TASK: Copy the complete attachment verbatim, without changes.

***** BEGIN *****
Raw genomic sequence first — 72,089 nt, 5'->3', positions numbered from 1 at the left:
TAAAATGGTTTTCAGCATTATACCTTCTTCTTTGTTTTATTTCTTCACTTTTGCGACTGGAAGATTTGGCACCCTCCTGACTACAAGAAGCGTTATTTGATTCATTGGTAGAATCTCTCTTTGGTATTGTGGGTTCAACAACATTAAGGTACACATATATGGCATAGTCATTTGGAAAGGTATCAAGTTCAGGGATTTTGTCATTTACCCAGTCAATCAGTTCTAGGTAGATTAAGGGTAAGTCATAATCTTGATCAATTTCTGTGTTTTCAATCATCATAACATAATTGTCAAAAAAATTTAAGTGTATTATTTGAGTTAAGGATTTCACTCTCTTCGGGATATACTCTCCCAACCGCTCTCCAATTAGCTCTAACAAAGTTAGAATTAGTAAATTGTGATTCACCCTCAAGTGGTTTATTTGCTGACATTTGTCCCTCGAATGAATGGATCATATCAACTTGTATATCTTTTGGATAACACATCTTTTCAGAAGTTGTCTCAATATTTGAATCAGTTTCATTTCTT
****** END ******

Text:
Raw genomic sequence first — 72,089 nt, 5'->3', positions numbered from 1 at the left:
TAAAATGGTTTTCAGCATTATACCTTCTTCTTTGTTTTATTTCTTCACTTTTGCGACTGGAAGATTTGGCACCCTCCTGACTACAAGAAGCGTTATTTGATTCATTGGTAGAATCTCTCTTTGGTATTGTGGGTTCAACAACATTAAGGTACACATATATGGCATAGTCATTTGGAAAGGTATCAAGTTCAGGGATTTTGTCATTTACCCAGTCAATCAGTTCTAGGTAGATTAAGGGTAAGTCATAATCTTGATCAATTTCTGTGTTTTCAATCATCATAACATAATTGTCAAAAAAATTTAAGTGTATTATTTGAGTTAAGGATTTCACTCTCTTCGGGATATACTCTCCCAACCGCTCTCCAATTAGCTCTAACAAAGTTAGAATTAGTAAATTGTGATTCACCCTCAAGTGGTTTATTTGCTGACATTTGTCCCTCGAATGAATGGATCATATCAACTTGTATATCTTTTGGATAACACATCTTTTCAGAAGTTGTCTCAATATTTGAATCAGTTTCATTTCTT